Old family cards or death certificates often contain interesting things that are not always included in a family tree. For example, the exact time of death, an address or whether someone was transferred to the ‘infirmary’. Or the profession of the person reporting a deceased person to the municipality.

There were a lot of professions that we don’t know anymore or are not called that anymore. At the beginning of the last century, for example, a funeral director was called a ‘court attendant’.

Below is a list of such professions found in our sources:

RetainerAfter a ‘douwer’ had pushed a red-hot rivet into a hole in a ship’s hull, the retainer stopped the rivet with a heavy hammer. On the other side of the plate, a ‘clinker’ struck the nail. After cooling, the nail had shrunk and the plates were stuck together.
bookbindercraft and art of holding together sheets of written paper.
butter deliverersomeone who brought butter to the door.
cafe ownersomeone who served drinks to groups of people, mainly before 2020 (after that, a reigning coronavirus made this impossible).
Classifiersomeone who cleans ships (after 1950 mainly oil).
Maidsomeone who does domestic work as an employee.
Grainwegersomeone who weighed sacks of grain, their work was made redundant by the rise of grain elevators.
IronworkerSomeone who uses a lathe to make objects from iron bars, for example a screw.
wood turnerSomeone who cuts objects out of wood with a lathe and a chisel, for example a spinning top or a chair leg. The profession still exists.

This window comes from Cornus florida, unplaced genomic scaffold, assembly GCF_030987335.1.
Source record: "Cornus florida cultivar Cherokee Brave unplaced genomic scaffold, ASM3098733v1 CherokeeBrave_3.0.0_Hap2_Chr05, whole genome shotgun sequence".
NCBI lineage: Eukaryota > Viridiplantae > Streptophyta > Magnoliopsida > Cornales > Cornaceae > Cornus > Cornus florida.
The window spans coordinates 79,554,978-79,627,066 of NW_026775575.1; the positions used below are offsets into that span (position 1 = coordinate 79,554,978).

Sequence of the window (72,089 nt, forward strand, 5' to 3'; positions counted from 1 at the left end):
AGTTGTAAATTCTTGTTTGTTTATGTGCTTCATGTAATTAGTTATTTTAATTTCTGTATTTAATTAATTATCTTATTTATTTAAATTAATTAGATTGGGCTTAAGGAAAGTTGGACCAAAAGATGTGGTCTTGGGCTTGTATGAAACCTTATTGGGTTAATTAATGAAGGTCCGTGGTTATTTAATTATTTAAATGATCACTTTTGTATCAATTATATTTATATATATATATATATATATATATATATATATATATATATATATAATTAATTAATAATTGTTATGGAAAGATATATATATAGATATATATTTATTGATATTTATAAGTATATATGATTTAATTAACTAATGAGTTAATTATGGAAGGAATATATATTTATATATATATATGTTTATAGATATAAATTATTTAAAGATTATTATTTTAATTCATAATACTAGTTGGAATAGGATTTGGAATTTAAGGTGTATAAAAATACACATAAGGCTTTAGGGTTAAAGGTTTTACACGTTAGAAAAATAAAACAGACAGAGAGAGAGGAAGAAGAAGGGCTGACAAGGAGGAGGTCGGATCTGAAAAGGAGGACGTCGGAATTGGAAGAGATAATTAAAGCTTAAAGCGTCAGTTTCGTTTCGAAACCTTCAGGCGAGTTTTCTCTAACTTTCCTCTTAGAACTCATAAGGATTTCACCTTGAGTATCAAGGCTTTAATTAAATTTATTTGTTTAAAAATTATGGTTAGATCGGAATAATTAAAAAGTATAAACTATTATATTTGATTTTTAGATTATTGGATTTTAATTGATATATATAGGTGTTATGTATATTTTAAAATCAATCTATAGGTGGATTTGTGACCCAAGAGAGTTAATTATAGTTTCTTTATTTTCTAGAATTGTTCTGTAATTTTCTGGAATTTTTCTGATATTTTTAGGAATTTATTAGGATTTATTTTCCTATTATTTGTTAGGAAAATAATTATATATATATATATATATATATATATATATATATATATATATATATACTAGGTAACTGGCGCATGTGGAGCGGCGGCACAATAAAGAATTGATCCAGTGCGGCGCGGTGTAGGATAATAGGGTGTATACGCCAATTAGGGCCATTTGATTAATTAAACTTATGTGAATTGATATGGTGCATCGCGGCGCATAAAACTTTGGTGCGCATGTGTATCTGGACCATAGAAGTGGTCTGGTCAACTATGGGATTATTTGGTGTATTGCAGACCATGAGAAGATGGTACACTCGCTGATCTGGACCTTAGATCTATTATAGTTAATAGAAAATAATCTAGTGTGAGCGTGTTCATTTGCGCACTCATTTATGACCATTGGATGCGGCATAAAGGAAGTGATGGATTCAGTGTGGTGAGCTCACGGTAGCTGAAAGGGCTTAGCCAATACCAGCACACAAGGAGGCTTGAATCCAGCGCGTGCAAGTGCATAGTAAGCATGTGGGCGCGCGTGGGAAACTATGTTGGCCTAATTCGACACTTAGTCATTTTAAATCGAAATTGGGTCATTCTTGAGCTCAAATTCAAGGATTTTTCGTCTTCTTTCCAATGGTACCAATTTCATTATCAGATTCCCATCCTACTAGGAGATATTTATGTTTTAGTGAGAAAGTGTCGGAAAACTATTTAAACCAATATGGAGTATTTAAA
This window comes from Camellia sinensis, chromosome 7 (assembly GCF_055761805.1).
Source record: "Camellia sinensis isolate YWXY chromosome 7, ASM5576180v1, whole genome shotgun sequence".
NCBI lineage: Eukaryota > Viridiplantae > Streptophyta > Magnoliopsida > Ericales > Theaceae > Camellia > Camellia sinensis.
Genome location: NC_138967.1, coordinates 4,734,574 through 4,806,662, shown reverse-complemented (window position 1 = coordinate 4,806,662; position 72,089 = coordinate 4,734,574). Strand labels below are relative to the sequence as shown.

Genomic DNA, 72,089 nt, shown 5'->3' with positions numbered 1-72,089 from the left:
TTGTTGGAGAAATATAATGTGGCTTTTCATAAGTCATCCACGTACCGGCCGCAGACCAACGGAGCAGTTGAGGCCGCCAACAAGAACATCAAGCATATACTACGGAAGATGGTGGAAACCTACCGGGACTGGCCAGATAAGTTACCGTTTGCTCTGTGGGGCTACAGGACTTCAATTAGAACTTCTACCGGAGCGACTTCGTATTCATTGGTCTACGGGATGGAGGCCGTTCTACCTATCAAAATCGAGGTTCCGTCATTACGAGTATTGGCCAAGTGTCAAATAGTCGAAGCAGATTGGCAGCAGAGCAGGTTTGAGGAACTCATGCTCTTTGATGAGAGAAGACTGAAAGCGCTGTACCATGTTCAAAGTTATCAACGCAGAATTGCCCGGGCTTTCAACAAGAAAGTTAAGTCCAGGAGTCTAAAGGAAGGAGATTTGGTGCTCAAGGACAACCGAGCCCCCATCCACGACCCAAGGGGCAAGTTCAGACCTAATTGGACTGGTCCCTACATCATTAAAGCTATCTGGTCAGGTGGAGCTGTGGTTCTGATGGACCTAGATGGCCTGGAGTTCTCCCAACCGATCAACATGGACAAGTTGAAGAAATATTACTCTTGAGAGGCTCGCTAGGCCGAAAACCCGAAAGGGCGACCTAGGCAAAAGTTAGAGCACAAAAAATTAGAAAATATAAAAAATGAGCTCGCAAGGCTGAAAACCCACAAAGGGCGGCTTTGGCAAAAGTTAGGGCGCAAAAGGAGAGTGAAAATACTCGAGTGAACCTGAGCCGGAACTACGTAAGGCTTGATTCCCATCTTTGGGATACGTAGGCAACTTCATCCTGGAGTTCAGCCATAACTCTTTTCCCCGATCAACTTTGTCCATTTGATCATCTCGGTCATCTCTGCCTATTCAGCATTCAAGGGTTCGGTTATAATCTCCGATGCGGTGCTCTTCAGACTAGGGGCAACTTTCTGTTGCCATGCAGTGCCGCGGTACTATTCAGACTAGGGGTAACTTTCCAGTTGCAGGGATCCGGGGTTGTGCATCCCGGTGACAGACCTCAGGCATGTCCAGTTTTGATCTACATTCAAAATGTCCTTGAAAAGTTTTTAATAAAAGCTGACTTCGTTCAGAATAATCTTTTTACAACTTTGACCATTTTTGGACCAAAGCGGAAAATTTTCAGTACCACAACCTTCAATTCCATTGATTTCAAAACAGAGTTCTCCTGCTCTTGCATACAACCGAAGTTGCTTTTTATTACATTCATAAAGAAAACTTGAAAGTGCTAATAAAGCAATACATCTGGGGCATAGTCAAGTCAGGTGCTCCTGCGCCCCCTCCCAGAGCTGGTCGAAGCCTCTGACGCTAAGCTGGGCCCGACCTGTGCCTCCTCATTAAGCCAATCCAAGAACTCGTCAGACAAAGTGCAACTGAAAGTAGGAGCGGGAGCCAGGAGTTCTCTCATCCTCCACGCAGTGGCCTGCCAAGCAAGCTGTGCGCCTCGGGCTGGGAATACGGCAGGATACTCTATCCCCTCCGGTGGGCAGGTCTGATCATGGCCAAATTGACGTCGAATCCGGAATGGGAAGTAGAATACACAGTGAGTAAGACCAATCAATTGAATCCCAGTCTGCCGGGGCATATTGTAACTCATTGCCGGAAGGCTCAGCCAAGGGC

boiler makerSomeone who welds parts of (steam) boilers together.
Coal workersomeone who loads and unloads coal in a factory.
coppersmithsomeone who processes soft metals such as copper, brass or zinc.
Grocertrader in dry foods, replaced by supermarket.
Letterzettersomeone who arranged lead blocks with a letter on them into words and sentences. An entire page full could then be printed on paper.
Milk dealermilkman, he brought fresh milk to the door.
state constablelaw enforcement officer in small rural communities.
ship shellercarpenter, who provides the inside of ships with eg windows, stairs and doors.
Ship vowelsomeone who connected steel plates with clinkers for the walls of a ship.
coal workercoal man, someone who brought coal, used for heating.
Barssomeone who, on a steamer, takes the coal from a bunker and takes it to the furnace (the Dutch word ‘Tremmer’ comes from the English ’to trim’).
Cartersomeone who drives a vehicle pulled by animals.
sand formersomeone who made molds from sand into which copper was poured to make engine parts.
Without a jobhousewife or stopped working.

Many sources contain occupations related to dock labour, which makes sense when you consider that many Sparrebomen lived in or around the port city of Rotterdam.

Some of the above appeals may have been mistranslated from Dutch. Please send a message if you have a better translation.

Family Foundation Sparreboom

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